Yes, this was a tough area to tackle and deal with. This is one of those organizing projects that can be not only physically exhausting, but mentally as well. I don’t know why, but for some reason I had a certain amount of guilt, and even shame for just how out of control this area of our life was! I felt like I had been lazy and inattentive. And i would get downright ANGRY when I couldn’t find paperwork that I knew I had!

Was all the pain worth it?

Absolutely!

I cannot tell you how much better I feel since taking that last bite of elephant and creating a system that works with me and for me. It literally takes me about 5-10 minutes TOPS each Wednesday to deal with the paperwork from the week before. I have mental peace, knowing that should I need a document or receipt, I know exactly where to go to get it. Stress is one of those “death by a thousand paper cuts” things. And often times, it’s the stress that we don’t even know we feel that does the most damage. I truly felt like a huge weight was lifted off my shoulders once I started using my system and seeing how well it worked.

So , really the only advice I can give is just start. Work on things a little at a time. Get help from a friend or family member if you’re comfortable in doing so. Any little bit of progress is still progress. Remember, this is YOUR system and it has to work with YOUR personality and YOUR family. No one else!

~Blessings!~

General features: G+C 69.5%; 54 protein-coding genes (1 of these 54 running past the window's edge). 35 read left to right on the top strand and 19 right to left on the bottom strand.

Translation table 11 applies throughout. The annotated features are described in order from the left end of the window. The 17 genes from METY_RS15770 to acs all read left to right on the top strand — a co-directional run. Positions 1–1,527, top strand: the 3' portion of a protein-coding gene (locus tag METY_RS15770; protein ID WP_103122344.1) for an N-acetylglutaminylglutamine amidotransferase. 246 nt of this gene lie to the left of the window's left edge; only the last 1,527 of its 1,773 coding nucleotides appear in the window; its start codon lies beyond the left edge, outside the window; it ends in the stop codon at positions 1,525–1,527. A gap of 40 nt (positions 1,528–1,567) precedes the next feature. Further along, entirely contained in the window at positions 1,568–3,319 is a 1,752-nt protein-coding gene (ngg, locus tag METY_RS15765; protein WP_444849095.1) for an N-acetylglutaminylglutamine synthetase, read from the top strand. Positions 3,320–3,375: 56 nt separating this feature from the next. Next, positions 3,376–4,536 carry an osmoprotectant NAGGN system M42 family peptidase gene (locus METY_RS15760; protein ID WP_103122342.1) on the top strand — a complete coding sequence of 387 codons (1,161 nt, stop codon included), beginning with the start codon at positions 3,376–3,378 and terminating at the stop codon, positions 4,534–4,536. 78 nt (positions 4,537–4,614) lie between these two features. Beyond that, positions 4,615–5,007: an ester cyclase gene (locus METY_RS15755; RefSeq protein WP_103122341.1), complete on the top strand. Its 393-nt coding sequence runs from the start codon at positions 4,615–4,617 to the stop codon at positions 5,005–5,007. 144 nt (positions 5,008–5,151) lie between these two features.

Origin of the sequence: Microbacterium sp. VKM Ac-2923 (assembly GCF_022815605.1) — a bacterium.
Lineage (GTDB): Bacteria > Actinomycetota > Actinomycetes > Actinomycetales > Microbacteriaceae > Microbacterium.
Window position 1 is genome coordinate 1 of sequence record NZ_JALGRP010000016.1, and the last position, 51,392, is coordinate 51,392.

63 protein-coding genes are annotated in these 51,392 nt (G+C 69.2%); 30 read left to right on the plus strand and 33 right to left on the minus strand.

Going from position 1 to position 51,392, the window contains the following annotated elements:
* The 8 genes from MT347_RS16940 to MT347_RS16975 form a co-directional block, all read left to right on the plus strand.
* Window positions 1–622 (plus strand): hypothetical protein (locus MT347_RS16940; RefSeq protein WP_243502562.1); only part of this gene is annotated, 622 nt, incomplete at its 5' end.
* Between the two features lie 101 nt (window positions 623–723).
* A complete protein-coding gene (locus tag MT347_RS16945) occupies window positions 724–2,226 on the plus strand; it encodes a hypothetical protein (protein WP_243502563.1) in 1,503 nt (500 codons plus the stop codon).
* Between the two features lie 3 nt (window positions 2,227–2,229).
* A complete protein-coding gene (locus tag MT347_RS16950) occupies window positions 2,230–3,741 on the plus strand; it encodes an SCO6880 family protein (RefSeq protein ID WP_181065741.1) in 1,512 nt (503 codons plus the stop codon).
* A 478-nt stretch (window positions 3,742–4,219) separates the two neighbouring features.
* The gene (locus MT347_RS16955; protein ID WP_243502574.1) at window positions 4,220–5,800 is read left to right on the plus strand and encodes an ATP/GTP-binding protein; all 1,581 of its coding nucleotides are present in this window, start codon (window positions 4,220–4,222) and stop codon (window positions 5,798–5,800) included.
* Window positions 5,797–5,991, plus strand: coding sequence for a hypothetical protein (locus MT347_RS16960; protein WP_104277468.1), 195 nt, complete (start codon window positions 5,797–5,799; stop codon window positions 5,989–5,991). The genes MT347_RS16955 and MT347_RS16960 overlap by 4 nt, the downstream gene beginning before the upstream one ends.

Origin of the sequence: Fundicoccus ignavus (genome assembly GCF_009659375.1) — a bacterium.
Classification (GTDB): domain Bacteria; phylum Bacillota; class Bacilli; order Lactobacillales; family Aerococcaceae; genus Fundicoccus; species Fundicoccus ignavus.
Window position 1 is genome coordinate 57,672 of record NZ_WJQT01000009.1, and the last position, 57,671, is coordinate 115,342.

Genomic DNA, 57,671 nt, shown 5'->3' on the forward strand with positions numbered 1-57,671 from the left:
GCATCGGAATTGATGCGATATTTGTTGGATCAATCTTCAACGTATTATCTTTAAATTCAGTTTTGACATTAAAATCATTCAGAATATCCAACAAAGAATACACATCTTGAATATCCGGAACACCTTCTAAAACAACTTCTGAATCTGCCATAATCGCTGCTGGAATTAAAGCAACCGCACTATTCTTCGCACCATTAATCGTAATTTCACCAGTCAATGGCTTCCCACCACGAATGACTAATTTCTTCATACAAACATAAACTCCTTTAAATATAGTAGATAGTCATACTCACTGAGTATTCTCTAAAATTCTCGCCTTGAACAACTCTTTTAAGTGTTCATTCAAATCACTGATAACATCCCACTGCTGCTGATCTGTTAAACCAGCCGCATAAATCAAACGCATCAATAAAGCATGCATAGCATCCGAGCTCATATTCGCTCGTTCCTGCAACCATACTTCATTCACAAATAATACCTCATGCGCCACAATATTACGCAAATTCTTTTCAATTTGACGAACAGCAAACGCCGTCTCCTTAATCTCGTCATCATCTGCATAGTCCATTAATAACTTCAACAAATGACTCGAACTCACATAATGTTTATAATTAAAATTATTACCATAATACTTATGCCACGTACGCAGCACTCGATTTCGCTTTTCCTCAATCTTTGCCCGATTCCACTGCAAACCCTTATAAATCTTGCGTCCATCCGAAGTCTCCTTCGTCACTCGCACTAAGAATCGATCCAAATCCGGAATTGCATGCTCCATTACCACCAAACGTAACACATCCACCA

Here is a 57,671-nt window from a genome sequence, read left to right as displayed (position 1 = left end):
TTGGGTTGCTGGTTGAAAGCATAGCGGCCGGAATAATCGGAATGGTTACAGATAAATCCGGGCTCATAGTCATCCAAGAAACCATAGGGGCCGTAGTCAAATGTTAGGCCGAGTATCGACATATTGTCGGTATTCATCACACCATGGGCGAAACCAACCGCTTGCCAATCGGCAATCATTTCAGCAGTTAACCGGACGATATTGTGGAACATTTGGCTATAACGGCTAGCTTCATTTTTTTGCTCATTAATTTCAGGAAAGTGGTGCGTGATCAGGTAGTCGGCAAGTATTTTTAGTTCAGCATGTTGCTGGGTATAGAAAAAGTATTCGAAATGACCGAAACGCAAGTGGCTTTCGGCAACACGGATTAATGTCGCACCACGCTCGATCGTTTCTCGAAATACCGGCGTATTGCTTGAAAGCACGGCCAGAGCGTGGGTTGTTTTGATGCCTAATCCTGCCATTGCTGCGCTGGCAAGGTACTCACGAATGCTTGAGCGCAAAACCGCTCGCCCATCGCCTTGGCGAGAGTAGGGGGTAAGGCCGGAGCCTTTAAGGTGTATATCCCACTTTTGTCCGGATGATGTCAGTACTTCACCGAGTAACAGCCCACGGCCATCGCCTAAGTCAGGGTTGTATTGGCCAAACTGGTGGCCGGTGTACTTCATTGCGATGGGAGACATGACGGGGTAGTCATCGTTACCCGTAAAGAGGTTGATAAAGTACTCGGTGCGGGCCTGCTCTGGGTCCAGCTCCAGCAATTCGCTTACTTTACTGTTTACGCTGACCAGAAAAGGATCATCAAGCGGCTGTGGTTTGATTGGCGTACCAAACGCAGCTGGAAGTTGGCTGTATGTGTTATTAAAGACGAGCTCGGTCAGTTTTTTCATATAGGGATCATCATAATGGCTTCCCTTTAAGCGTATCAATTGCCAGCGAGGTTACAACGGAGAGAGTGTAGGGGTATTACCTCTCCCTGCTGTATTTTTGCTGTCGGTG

Love, Acceptance and Sage Wisdon

I am not a clothes horse. Never have been, and never will be.

Spending hours at a store trying on clothes is frustrating and not enjoyable at all to me. Spending the time looking through rack after rack, trying to find what I think is my size, taking two different sizes into the dressing room “just in case”, only to find that the style or cut of the piece was not made for my body. Always going back to “square one.” Ugh! Drives me bananas!

I’ve not had too much luck shopping online either. Garments just don’t fit like I thought they would. Or buying a shirt – same size, same brand – can fit or feel completely different.

It’s taken me a few years to be comfortable in my own skin and love my body. To accept that I don’t look like the women in the magazines, clothes won’t possibly fit me like they fit the store mannequin, and just because I like the way something looks, it doesn’t mean it’s suited to me to wear. But, that doesn’t mean there’s anything – at all! – wrong with ME. It just means, I’m not choosing styles that are right for my body type or that I would feel comfortable in. But once I found my “style”, it was very liberating!